Optimize f(x,y,z) = x^{3} + y^{3} + z^{3}, subject to the constraint g(x,y,z) = x^{2} + y^{2} + z^{2} - 1 = 0 Step 1: I did L = f - [tex]\lambda[/tex]g = x^{3} + y^{3} + z^{3} - [tex]\lambda[/tex](x^{2} + y^{2} + z^{2} - 1) Step 2: I got L_{x} = 3x^{2} - 2[tex]\lambda[/tex]x = 0, L_{y} = 3y^{2} - 2[tex]\lambda[/tex]y = 0, L_{z} = 3z^{2} - 2[tex]\lambda[/tex]z = 0 Now I can't seem to solve these 3 equations to get the critical points & find what [tex]\lambda[/tex] is. Some help please. Thanks.
Re: Lagrange Remember that you also need to use the equation x^2+y^2+z^2=1 to solve for lambda... even though you used this equation in your lagrangian, the "=1" part kind of gets washed away when applying the E-L equations, and you need to introduce it back into the system of equations in order to find a solution.
Re: Lagrange Alright. 3x^{2} = 2[tex]\lambda[/tex]x, 3y^{2} = 2[tex]\lambda[/tex]y, 3z^{2} = 2[tex]\lambda[/tex]z [tex]\Rightarrow[/tex] 3/2x = 3/2y = 3/2z [tex]\Rightarrow[/tex] x = y = z Putting this into the constraint [tex]\Rightarrow[/tex] x^{2} = 1 so x = [tex]\pm[/tex]1, y = [tex]\pm[/tex]1, z = [tex]\pm[/tex]1, I got 8 critical points (1,1,1), (1,-1,1),(1,1,-1),(1,-1,-1),(-1,1,1),(-1,-1,1,),(-1,1,1) & (-1,-1,-1). Putting x = y = z = [tex]\pm[/tex]1 to find [tex]\lambda[/tex] I get [tex]\lambda[/tex] = 3/2 for x, y & z. Is this right? I'm pretty sure it is. Then I just use the reduced hessian to find the nature of the critical points (Max, min or saddle).
Re: Lagrange I think you made a mistake when putting the equations back into the constraint... with x=y=z, you should get 3x^2=1 (not x^2=1) which will give you factors of 1/Sqrt(3) in your answer. with the equations you have written out i think lambda ends up being Sqrt(3)/2
Re: Lagrange DO NOT DIVIDE WITH POTENTIAL ZEROES!!. You have the 4 equations: [tex]x(3x-2\lambda)=0[/tex] [tex]y(3y-2\lambda)=0[/tex] [tex]z(3z-2\lambda)=0[/tex] [tex]x^{2}+y^{2}+z^{2}-1=0[/tex] Consider the case x=0: This gives you an additional 3 cases: a) y=0, z something else b) z=0, y something else c) Neither z or y 0. Thus, since this can be copied for the two other variables as well, you'll have a lot more critical points to consider EDIT: Furthermore, since those points you found REQUIRED x=y=z, then evidently a point like (-1,1,1) couldn't possibly work, right? FURTHERMORE: Don't bother about the Hessian; too much trouble! You ought to be able to see which of the solutions represent optimizations of f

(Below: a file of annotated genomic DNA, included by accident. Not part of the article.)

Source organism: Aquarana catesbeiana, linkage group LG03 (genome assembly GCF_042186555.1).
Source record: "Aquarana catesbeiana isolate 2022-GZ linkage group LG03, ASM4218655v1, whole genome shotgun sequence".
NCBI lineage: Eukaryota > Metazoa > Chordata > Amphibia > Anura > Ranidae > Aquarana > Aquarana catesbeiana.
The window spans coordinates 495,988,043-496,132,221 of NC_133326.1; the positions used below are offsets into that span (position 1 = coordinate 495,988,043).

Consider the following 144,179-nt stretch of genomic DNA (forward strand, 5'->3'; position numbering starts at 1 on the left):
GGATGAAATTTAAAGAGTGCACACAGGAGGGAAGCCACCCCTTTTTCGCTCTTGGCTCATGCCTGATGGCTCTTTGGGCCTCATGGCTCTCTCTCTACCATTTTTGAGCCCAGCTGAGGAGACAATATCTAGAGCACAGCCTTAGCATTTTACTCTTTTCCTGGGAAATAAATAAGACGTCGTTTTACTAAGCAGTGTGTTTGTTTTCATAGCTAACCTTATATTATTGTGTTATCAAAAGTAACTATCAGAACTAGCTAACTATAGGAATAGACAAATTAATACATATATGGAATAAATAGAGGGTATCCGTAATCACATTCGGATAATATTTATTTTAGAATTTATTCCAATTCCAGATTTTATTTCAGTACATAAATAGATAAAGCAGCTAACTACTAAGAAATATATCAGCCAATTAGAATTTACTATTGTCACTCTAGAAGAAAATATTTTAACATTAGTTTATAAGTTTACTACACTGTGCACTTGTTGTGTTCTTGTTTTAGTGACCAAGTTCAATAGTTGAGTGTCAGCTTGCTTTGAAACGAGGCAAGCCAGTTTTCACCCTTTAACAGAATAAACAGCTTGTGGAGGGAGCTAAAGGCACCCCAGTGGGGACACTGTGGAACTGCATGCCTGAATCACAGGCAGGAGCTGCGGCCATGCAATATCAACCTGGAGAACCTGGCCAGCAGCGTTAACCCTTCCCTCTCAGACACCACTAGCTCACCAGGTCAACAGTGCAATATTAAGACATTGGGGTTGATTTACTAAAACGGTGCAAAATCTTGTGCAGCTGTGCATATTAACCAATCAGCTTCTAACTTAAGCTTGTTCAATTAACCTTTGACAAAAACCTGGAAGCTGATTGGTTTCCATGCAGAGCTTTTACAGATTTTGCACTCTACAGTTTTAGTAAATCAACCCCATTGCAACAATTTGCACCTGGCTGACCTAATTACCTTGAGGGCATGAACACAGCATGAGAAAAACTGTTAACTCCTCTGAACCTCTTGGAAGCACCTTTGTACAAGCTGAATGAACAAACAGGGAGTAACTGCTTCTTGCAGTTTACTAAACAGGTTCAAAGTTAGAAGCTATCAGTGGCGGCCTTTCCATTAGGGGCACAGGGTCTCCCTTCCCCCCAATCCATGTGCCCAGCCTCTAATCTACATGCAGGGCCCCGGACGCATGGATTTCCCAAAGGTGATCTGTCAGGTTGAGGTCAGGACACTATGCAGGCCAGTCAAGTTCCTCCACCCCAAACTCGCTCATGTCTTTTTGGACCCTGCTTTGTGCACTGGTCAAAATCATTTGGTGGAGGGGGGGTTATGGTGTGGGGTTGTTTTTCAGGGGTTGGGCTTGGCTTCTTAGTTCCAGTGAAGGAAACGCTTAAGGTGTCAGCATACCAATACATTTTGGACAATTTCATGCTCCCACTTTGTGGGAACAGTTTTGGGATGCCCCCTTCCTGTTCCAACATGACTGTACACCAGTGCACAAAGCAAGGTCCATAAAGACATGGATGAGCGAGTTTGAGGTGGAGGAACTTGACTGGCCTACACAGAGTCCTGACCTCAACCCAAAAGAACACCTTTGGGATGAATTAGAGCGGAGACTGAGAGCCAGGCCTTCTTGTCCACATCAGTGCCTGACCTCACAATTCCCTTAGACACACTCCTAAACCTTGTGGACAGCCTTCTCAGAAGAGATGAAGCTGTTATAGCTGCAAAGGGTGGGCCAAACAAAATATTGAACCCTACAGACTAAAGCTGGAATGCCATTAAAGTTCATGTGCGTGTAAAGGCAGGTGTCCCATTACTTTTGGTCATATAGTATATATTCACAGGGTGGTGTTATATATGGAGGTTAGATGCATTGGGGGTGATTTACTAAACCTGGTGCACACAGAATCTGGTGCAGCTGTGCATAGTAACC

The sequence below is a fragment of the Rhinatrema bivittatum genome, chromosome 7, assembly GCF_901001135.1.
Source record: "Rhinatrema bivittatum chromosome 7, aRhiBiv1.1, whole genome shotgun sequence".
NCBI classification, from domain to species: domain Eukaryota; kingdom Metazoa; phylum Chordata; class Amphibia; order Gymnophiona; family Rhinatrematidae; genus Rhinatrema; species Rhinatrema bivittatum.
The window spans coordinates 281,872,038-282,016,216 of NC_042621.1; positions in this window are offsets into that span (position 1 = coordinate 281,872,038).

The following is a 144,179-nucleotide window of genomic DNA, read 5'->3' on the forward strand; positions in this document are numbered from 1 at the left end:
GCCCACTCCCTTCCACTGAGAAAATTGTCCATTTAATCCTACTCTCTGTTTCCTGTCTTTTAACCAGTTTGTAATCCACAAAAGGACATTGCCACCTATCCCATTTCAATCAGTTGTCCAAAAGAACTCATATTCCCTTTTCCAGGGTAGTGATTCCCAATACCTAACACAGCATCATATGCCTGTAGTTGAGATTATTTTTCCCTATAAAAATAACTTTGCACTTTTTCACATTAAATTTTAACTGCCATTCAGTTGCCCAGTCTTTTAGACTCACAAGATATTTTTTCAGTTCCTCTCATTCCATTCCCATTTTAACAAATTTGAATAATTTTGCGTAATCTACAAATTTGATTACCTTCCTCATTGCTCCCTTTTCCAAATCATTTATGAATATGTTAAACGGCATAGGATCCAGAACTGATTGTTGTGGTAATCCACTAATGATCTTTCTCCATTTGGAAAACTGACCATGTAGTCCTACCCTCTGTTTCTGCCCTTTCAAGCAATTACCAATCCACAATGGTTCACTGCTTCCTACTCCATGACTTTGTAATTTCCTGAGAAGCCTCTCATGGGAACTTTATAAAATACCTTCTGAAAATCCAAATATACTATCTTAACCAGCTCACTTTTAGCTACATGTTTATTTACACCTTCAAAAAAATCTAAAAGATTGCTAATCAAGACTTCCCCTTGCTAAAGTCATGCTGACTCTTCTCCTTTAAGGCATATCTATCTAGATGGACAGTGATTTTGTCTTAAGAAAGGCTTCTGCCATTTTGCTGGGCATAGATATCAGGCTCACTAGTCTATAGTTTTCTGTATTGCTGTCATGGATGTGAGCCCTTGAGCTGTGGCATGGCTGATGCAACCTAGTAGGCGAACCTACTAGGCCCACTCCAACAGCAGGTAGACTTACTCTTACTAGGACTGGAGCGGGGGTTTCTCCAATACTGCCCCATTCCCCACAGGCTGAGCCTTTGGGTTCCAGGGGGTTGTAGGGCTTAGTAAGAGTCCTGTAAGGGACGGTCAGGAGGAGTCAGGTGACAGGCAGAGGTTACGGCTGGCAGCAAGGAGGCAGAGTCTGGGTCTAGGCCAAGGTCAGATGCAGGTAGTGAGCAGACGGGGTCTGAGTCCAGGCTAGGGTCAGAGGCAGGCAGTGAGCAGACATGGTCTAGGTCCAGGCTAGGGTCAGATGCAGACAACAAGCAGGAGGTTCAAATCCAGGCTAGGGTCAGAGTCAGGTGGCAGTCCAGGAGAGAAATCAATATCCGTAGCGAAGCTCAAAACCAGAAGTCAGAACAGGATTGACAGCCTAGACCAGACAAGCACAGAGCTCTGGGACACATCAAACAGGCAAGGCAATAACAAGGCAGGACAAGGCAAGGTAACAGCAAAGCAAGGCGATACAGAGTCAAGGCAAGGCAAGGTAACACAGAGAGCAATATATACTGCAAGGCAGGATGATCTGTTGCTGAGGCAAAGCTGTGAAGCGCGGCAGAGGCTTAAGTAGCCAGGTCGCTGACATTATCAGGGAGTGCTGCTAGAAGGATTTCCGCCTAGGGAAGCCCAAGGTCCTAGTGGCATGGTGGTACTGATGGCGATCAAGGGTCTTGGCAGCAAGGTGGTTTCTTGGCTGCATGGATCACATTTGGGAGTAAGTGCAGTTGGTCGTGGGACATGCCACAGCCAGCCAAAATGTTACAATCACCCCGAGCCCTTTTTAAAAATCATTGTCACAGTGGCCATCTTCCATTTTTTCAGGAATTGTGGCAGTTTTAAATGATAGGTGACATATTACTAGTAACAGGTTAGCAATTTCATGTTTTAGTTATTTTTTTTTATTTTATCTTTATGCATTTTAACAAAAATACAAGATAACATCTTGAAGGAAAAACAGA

Re: Lagrange Sorry. The constraint was x^{2} + y^{2} - z^{2} - 1 = 0. My bad. So I think my answers are right.
Re: Lagrange Nope, you are right. It is x = y = z = 1/sqrt(3). Am I right to say there are 8 critical points.
Re: Lagrange well if the constraint is the one you gave us the second time, then indeed you should not get x=y=z=1/Sqrt(3). Check your L_z equation again... regardless, arildno is correct in that you must cover your bases and watch your divisions by 0 here.
Re: Lagrange NO, here you have x=y=-z and x^2+y^2-z^2=1 which leads to 2x^2-x^2=1 and thus x=1,x=-1. HOWEVER, notice that this is in the case that x,y,z<>0.
Re: Lagrange Is your constraint: a) [tex]x^{2}+y^{2}+z^{2}-1=0[/tex] OR b) [tex]x^{2}+y^{2}-z^{2}-1=0[/tex] Furthermore, it does not seem that you understand that you cannot divide by zero.
Re: Lagrange In that case, you have the 4 equations: [tex]x(3x-2\lambda)=0[/tex] [tex]y(3y-2\lambda)=0[/tex] [tex]z(3z+2\lambda)=0[/tex] [tex]x^{2}+y^{2}-z^{2}-1=0[/tex] A) Suppose that neither x, y or z are 0. Then, we get x=y=-z. Inserting this into the last equation yields: [tex]x^{2}-1=0\to{x}=\pm{1}[/tex] Thus, we get TWO critical points, namely (1,1,-1) and (-1,-1,1) B) Suppose that x=z=0 Then, we get from the last equation: [tex]y^{2}-1=0\to{y}=\pm{1}[/tex] Thus, we get TWO critical points, namely (0,1,0) and (0,-1,0) C) Suppose y=z=0. Then, in analogy with B, we get the critical points (1,0,0), (-1,0,0) D) Impossible cases: Assume that x=y=0. Then the last equation reads -z^2-1=0, which has no solutions. Furthermore, assume x=0, neither y or z 0. Then y=-z, and the last equation reduces to -1=0, which is false. Similarly for y=0, neither x or z 0. E) z=0, neither x or y 0. Then, x=y, and the last equation becoms: [tex]2x^{2}-1=0\to{x}=\pm\frac{1}{\sqrt{2}}[/tex] This yields the last two critical points: [tex](\pm\frac{1}{\sqrt{2}},\pm\frac{1}{\sqrt{2}},0)[/tex] Thus, in total, we get 8 distinct critical points, to be found in A), B), C) and E).